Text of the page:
War of the Rebellion: Serial 035 Page 0123 Chapter XXXV. CORRESPONDENCE, ETC.-UNION.

Search Civil War Official Records

you might move with your main force upon Raleigh Hill, and find certainly where the enemy has gone. If southward, he may be pushed into the river.

From Raleigh Hill, if you find you have force enough to cover Franklin safely, the general commanding desires you to send Sheridan with his division back to this place, either by way of Chapel Hill and Unionville or by way of Riggs' and Ealgeville. Triune is now secured by Davis, who is at Eagleville, supported by Granger, near Versailles.

With this statement of facts and wishes, the movement is left to yourself. As soon as you return to Franklin, push forward the fortifications.


Brigadier-General and Chief of Staff.


Murfreesborough, Tenn., March 9, 1863.

Major-General McCOOK,

Commanding Twentieth Army Corps:

The general commanding directs you to order the two brigades of General Davis' division now at Salem to march at daylight toward Versailles. The remaining brigade of the same division, with the exception of a detail sufficient to strike the tents and pack the baggage of the whole division, will start as early as possible to join the other two. See that the division has three days' rations and 100 rounds of ammunition. When the advanced brigades have reached the junction of the Eagleville and Versailles roads, they will observe Eagleville, and, if battle is opened in the direction of Triune, they will at once move forward and engage, at the same time informing General Granger, whose division will follow, and support Davis. The primary object of this order is to relieve the position of General Steedman at Triune, who is expected to be attacked by a part of the force of Van Dorn, possibly strengthened by three brigades of infantry from Shelbyville. It is intended that General Davis' division shall act as a unit so soon as the several brigades can be joined. A brigade from General Wood will occupy Salem when General Granger advances beyond it, and will take orders from you. Send a brigade of Johnson's to observe the Shelbyville pike with a sufficient support. Walker's brigade will advance on the Manchester pike. It will be well to have all the tents struck and baggage packed ready for a march. Cation your division commanders to keep up constantly communication with your headquarters. Report frequently to these headquarters. There is not a moment to lose.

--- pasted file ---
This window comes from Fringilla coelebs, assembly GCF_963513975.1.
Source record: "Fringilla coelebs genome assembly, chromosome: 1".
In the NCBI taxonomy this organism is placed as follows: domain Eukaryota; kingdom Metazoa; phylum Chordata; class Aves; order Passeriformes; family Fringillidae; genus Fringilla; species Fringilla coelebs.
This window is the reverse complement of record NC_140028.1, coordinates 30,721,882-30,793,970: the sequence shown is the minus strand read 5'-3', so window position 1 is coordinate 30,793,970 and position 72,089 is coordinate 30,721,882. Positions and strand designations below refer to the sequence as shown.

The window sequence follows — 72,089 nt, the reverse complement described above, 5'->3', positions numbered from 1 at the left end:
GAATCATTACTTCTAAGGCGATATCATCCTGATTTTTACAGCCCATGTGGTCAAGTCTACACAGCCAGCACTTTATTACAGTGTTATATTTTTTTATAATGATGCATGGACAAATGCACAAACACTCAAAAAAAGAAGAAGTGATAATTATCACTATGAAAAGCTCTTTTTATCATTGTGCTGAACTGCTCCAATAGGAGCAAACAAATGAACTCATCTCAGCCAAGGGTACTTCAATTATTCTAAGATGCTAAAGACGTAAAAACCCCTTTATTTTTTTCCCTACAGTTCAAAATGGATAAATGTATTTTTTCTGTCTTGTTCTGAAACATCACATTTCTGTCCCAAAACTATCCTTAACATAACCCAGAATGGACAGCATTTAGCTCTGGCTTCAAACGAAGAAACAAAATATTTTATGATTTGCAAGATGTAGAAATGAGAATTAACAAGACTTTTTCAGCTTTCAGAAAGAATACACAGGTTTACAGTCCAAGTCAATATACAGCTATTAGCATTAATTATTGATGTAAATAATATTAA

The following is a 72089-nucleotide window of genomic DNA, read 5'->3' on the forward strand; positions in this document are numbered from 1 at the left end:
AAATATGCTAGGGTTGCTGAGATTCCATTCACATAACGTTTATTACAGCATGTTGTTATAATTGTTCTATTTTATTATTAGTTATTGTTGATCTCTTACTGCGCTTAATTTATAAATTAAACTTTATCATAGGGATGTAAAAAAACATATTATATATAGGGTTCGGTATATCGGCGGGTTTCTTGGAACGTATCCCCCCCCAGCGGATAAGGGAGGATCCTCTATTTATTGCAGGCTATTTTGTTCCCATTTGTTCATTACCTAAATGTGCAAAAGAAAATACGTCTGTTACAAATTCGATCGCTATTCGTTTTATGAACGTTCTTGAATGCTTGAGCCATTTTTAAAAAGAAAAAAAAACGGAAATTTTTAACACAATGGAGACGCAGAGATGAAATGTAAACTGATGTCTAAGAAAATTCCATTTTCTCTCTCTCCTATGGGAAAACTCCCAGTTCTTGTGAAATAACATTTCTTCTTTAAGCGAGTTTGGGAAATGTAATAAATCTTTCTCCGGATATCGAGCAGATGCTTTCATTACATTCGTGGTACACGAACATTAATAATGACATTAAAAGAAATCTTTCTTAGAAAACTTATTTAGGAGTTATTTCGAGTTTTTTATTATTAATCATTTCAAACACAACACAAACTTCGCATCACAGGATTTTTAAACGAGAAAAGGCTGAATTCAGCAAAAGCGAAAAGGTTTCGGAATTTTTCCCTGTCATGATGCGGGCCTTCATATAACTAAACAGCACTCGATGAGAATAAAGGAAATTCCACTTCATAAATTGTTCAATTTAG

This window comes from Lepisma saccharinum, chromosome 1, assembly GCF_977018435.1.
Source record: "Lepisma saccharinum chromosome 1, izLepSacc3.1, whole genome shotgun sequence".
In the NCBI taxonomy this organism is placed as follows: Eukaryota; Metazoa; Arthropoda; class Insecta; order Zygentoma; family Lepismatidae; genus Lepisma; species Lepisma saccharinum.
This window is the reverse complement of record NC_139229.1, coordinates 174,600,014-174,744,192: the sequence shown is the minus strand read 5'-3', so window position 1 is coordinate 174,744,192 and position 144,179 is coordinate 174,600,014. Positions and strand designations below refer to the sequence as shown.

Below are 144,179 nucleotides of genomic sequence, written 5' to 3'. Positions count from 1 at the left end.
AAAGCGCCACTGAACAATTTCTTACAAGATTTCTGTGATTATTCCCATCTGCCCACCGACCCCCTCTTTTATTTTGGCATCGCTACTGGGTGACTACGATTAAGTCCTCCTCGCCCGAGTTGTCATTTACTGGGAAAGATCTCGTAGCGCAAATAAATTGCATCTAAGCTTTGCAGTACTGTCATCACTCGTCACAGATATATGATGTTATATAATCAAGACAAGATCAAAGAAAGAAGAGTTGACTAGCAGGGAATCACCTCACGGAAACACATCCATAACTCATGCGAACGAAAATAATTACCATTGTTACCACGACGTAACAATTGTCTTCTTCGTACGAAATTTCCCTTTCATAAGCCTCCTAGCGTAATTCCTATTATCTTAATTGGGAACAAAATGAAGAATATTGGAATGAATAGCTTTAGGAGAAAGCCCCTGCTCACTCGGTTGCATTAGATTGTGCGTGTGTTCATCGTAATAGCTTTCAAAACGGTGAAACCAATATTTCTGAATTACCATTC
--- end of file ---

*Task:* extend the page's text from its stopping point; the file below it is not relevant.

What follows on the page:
Brigadier-General and Chief of Staff.


March 9, 1863.

Brigadier-General GARFIELD,

Chief of Staff:

General Davis writes from near Versailles, at 4 p. m., as follows:

My advance has reached Versailles. No enemy has been seen, no can I hear of any. I shall be in position at Versailles in one hour from this time. I have heard no firing